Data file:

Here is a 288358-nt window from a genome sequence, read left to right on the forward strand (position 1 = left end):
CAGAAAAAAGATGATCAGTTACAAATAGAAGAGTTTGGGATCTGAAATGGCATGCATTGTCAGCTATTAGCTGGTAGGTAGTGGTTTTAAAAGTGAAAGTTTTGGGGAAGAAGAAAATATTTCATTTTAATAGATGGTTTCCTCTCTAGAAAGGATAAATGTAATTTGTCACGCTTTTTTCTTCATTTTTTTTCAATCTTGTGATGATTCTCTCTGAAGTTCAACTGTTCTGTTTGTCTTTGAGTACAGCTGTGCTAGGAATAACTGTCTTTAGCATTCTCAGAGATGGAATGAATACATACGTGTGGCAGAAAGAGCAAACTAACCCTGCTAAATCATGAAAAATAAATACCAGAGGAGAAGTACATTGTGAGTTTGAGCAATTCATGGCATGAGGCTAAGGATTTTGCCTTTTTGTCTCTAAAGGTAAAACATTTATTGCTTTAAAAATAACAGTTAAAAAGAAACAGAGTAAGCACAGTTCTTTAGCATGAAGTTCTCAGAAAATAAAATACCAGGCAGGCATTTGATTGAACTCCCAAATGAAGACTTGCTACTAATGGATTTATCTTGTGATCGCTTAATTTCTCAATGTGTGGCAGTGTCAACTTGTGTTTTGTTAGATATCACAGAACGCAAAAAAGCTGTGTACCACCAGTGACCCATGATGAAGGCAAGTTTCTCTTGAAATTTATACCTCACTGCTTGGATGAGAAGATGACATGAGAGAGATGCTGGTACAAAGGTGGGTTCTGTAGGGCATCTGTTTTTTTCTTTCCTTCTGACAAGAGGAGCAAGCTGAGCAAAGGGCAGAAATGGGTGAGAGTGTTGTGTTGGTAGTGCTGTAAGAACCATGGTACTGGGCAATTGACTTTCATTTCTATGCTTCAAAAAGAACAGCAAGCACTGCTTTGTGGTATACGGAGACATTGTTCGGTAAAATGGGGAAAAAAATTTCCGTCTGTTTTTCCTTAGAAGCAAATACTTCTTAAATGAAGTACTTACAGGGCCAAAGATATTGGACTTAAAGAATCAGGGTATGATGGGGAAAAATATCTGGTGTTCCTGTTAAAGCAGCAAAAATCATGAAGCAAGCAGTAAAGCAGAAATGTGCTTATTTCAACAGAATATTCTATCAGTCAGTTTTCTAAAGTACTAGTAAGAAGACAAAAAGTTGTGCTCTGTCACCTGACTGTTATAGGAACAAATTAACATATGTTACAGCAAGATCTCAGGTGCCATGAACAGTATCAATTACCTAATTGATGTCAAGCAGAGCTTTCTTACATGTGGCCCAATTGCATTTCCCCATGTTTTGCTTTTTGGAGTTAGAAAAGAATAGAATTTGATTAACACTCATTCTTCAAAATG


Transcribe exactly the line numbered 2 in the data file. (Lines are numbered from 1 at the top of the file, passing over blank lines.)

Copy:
CAGAAAAAAGATGATCAGTTACAAATAGAAGAGTTTGGGATCTGAAATGGCATGCATTGTCAGCTATTAGCTGGTAGGTAGTGGTTTTAAAAGTGAAAGTTTTGGGGAAGAAGAAAATATTTCATTTTAATAGATGGTTTCCTCTCTAGAAAGGATAAATGTAATTTGTCACGCTTTTTTCTTCATTTTTTTTCAATCTTGTGATGATTCTCTCTGAAGTTCAACTGTTCTGTTTGTCTTTGAGTACAGCTGTGCTAGGAATAACTGTCTTTAGCATTCTCAGAGATGGAATGAATACATACGTGTGGCAGAAAGAGCAAACTAACCCTGCTAAATCATGAAAAATAAATACCAGAGGAGAAGTACATTGTGAGTTTGAGCAATTCATGGCATGAGGCTAAGGATTTTGCCTTTTTGTCTCTAAAGGTAAAACATTTATTGCTTTAAAAATAACAGTTAAAAAGAAACAGAGTAAGCACAGTTCTTTAGCATGAAGTTCTCAGAAAATAAAATACCAGGCAGGCATTTGATTGAACTCCCAAATGAAGACTTGCTACTAATGGATTTATCTTGTGATCGCTTAATTTCTCAATGTGTGGCAGTGTCAACTTGTGTTTTGTTAGATATCACAGAACGCAAAAAAGCTGTGTACCACCAGTGACCCATGATGAAGGCAAGTTTCTCTTGAAATTTATACCTCACTGCTTGGATGAGAAGATGACATGAGAGAGATGCTGGTACAAAGGTGGGTTCTGTAGGGCATCTGTTTTTTTCTTTCCTTCTGACAAGAGGAGCAAGCTGAGCAAAGGGCAGAAATGGGTGAGAGTGTTGTGTTGGTAGTGCTGTAAGAACCATGGTACTGGGCAATTGACTTTCATTTCTATGCTTCAAAAAGAACAGCAAGCACTGCTTTGTGGTATACGGAGACATTGTTCGGTAAAATGGGGAAAAAAATTTCCGTCTGTTTTTCCTTAGAAGCAAATACTTCTTAAATGAAGTACTTACAGGGCCAAAGATATTGGACTTAAAGAATCAGGGTATGATGGGGAAAAATATCTGGTGTTCCTGTTAAAGCAGCAAAAATCATGAAGCAAGCAGTAAAGCAGAAATGTGCTTATTTCAACAGAATATTCTATCAGTCAGTTTTCTAAAGTACTAGTAAGAAGACAAAAAGTTGTGCTCTGTCACCTGACTGTTATAGGAACAAATTAACATATGTTACAGCAAGATCTCAGGTGCCATGAACAGTATCAATTACCTAATTGATGTCAAGCAGAGCTTTCTTACATGTGGCCCAATTGCATTTCCCCATGTTTTGCTTTTTGGAGTTAGAAAAGAATAGAATTTGATTAACACTCATTCTTCAAAATG